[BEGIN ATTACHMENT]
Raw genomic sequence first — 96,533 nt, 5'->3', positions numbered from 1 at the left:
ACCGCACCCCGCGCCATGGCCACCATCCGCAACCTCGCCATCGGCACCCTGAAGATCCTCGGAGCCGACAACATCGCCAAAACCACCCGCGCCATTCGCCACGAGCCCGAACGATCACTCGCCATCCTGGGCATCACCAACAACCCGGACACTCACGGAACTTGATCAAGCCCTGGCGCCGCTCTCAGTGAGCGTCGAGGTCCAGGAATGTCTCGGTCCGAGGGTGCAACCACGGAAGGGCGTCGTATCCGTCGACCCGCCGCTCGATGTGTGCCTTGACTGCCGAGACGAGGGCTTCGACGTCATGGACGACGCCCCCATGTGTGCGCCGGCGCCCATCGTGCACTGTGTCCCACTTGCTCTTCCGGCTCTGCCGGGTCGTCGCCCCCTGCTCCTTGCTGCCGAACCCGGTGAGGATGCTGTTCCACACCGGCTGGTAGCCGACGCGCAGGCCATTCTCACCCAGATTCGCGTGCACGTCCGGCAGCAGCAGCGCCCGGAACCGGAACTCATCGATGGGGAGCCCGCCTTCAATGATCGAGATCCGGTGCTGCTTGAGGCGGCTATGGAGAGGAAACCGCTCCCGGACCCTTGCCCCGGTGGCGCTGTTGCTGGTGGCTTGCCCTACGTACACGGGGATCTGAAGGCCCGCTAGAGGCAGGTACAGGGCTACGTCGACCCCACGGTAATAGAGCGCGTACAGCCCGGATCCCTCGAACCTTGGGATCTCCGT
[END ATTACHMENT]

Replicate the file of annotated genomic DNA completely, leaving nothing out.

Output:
Raw genomic sequence first — 96,533 nt, 5'->3', positions numbered from 1 at the left:
ACCGCACCCCGCGCCATGGCCACCATCCGCAACCTCGCCATCGGCACCCTGAAGATCCTCGGAGCCGACAACATCGCCAAAACCACCCGCGCCATTCGCCACGAGCCCGAACGATCACTCGCCATCCTGGGCATCACCAACAACCCGGACACTCACGGAACTTGATCAAGCCCTGGCGCCGCTCTCAGTGAGCGTCGAGGTCCAGGAATGTCTCGGTCCGAGGGTGCAACCACGGAAGGGCGTCGTATCCGTCGACCCGCCGCTCGATGTGTGCCTTGACTGCCGAGACGAGGGCTTCGACGTCATGGACGACGCCCCCATGTGTGCGCCGGCGCCCATCGTGCACTGTGTCCCACTTGCTCTTCCGGCTCTGCCGGGTCGTCGCCCCCTGCTCCTTGCTGCCGAACCCGGTGAGGATGCTGTTCCACACCGGCTGGTAGCCGACGCGCAGGCCATTCTCACCCAGATTCGCGTGCACGTCCGGCAGCAGCAGCGCCCGGAACCGGAACTCATCGATGGGGAGCCCGCCTTCAATGATCGAGATCCGGTGCTGCTTGAGGCGGCTATGGAGAGGAAACCGCTCCCGGACCCTTGCCCCGGTGGCGCTGTTGCTGGTGGCTTGCCCTACGTACACGGGGATCTGAAGGCCCGCTAGAGGCAGGTACAGGGCTACGTCGACCCCACGGTAATAGAGCGCGTACAGCCCGGATCCCTCGAACCTTGGGATCTCCGT